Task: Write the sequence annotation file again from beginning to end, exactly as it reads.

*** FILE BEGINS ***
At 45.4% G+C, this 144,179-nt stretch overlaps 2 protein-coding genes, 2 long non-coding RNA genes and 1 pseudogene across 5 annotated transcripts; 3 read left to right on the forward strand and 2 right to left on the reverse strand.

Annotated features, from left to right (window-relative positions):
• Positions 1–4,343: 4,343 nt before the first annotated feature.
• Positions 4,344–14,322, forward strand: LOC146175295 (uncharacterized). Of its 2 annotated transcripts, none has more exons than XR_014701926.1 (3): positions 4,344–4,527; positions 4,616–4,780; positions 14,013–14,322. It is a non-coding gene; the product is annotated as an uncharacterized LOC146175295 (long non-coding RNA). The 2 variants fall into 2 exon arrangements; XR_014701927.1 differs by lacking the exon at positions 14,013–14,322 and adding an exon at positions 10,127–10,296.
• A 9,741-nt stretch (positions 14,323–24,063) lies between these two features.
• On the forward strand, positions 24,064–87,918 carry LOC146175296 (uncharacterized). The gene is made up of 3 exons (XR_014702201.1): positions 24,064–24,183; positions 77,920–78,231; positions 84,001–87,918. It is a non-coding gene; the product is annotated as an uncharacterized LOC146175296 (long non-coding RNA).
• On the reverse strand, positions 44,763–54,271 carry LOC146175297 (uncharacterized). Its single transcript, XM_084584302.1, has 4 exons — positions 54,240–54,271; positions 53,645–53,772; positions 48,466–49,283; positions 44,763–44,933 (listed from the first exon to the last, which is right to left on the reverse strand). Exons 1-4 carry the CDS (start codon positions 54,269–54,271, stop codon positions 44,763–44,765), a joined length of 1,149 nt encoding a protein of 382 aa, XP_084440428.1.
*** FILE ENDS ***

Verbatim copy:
At 45.4% G+C, this 144,179-nt stretch overlaps 2 protein-coding genes, 2 long non-coding RNA genes and 1 pseudogene across 5 annotated transcripts; 3 read left to right on the forward strand and 2 right to left on the reverse strand.

Annotated features, from left to right (window-relative positions):
• Positions 1–4,343: 4,343 nt before the first annotated feature.
• Positions 4,344–14,322, forward strand: LOC146175295 (uncharacterized). Of its 2 annotated transcripts, none has more exons than XR_014701926.1 (3): positions 4,344–4,527; positions 4,616–4,780; positions 14,013–14,322. It is a non-coding gene; the product is annotated as an uncharacterized LOC146175295 (long non-coding RNA). The 2 variants fall into 2 exon arrangements; XR_014701927.1 differs by lacking the exon at positions 14,013–14,322 and adding an exon at positions 10,127–10,296.
• A 9,741-nt stretch (positions 14,323–24,063) lies between these two features.
• On the forward strand, positions 24,064–87,918 carry LOC146175296 (uncharacterized). The gene is made up of 3 exons (XR_014702201.1): positions 24,064–24,183; positions 77,920–78,231; positions 84,001–87,918. It is a non-coding gene; the product is annotated as an uncharacterized LOC146175296 (long non-coding RNA).
• On the reverse strand, positions 44,763–54,271 carry LOC146175297 (uncharacterized). Its single transcript, XM_084584302.1, has 4 exons — positions 54,240–54,271; positions 53,645–53,772; positions 48,466–49,283; positions 44,763–44,933 (listed from the first exon to the last, which is right to left on the reverse strand). Exons 1-4 carry the CDS (start codon positions 54,269–54,271, stop codon positions 44,763–44,765), a joined length of 1,149 nt encoding a protein of 382 aa, XP_084440428.1.